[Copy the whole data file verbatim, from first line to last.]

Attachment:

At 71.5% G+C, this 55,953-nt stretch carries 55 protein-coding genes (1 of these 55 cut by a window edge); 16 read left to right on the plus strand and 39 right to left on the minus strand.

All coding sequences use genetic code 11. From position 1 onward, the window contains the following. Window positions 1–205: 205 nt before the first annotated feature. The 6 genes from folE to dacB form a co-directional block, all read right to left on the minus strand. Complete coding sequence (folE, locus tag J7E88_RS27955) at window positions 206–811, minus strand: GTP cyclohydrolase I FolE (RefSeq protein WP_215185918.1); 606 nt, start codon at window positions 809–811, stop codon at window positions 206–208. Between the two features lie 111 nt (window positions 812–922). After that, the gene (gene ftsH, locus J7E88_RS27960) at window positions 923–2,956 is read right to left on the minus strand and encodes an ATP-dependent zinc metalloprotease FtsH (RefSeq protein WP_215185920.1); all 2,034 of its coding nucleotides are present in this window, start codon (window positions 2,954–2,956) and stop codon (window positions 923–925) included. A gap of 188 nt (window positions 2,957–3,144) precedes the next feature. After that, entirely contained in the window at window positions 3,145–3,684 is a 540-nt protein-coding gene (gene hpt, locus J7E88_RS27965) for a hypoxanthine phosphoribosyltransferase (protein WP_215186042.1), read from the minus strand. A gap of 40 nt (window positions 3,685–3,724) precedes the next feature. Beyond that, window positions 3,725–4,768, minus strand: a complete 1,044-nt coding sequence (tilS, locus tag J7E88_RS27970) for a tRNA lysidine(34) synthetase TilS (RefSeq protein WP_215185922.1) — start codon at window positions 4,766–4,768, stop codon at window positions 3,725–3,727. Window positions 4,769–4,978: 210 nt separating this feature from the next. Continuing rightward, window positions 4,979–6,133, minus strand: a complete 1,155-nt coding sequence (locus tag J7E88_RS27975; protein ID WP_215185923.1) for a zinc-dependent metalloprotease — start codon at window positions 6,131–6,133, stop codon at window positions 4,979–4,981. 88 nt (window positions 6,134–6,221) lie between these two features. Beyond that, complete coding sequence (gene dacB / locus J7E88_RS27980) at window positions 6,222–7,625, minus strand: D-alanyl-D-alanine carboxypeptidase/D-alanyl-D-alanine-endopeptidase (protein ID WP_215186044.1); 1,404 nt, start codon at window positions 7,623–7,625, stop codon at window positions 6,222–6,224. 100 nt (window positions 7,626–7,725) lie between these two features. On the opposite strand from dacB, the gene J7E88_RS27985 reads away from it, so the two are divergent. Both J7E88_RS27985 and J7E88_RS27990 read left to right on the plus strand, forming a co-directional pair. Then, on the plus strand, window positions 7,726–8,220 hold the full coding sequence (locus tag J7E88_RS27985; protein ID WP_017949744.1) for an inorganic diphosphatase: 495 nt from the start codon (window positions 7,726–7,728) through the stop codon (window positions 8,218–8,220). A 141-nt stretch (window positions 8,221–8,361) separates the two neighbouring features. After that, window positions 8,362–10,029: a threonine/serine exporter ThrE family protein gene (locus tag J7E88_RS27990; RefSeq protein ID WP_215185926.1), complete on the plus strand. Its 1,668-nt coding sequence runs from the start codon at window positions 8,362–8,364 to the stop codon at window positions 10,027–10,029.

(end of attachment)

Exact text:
At 71.5% G+C, this 55,953-nt stretch carries 55 protein-coding genes (1 of these 55 cut by a window edge); 16 read left to right on the plus strand and 39 right to left on the minus strand.

All coding sequences use genetic code 11. From position 1 onward, the window contains the following. Window positions 1–205: 205 nt before the first annotated feature. The 6 genes from folE to dacB form a co-directional block, all read right to left on the minus strand. Complete coding sequence (folE, locus tag J7E88_RS27955) at window positions 206–811, minus strand: GTP cyclohydrolase I FolE (RefSeq protein WP_215185918.1); 606 nt, start codon at window positions 809–811, stop codon at window positions 206–208. Between the two features lie 111 nt (window positions 812–922). After that, the gene (gene ftsH, locus J7E88_RS27960) at window positions 923–2,956 is read right to left on the minus strand and encodes an ATP-dependent zinc metalloprotease FtsH (RefSeq protein WP_215185920.1); all 2,034 of its coding nucleotides are present in this window, start codon (window positions 2,954–2,956) and stop codon (window positions 923–925) included. A gap of 188 nt (window positions 2,957–3,144) precedes the next feature. After that, entirely contained in the window at window positions 3,145–3,684 is a 540-nt protein-coding gene (gene hpt, locus J7E88_RS27965) for a hypoxanthine phosphoribosyltransferase (protein WP_215186042.1), read from the minus strand. A gap of 40 nt (window positions 3,685–3,724) precedes the next feature. Beyond that, window positions 3,725–4,768, minus strand: a complete 1,044-nt coding sequence (tilS, locus tag J7E88_RS27970) for a tRNA lysidine(34) synthetase TilS (RefSeq protein WP_215185922.1) — start codon at window positions 4,766–4,768, stop codon at window positions 3,725–3,727. Window positions 4,769–4,978: 210 nt separating this feature from the next. Continuing rightward, window positions 4,979–6,133, minus strand: a complete 1,155-nt coding sequence (locus tag J7E88_RS27975; protein ID WP_215185923.1) for a zinc-dependent metalloprotease — start codon at window positions 6,131–6,133, stop codon at window positions 4,979–4,981. 88 nt (window positions 6,134–6,221) lie between these two features. Beyond that, complete coding sequence (gene dacB / locus J7E88_RS27980) at window positions 6,222–7,625, minus strand: D-alanyl-D-alanine carboxypeptidase/D-alanyl-D-alanine-endopeptidase (protein ID WP_215186044.1); 1,404 nt, start codon at window positions 7,623–7,625, stop codon at window positions 6,222–6,224. 100 nt (window positions 7,626–7,725) lie between these two features. On the opposite strand from dacB, the gene J7E88_RS27985 reads away from it, so the two are divergent. Both J7E88_RS27985 and J7E88_RS27990 read left to right on the plus strand, forming a co-directional pair. Then, on the plus strand, window positions 7,726–8,220 hold the full coding sequence (locus tag J7E88_RS27985; protein ID WP_017949744.1) for an inorganic diphosphatase: 495 nt from the start codon (window positions 7,726–7,728) through the stop codon (window positions 8,218–8,220). A 141-nt stretch (window positions 8,221–8,361) separates the two neighbouring features. After that, window positions 8,362–10,029: a threonine/serine exporter ThrE family protein gene (locus tag J7E88_RS27990; RefSeq protein ID WP_215185926.1), complete on the plus strand. Its 1,668-nt coding sequence runs from the start codon at window positions 8,362–8,364 to the stop codon at window positions 10,027–10,029.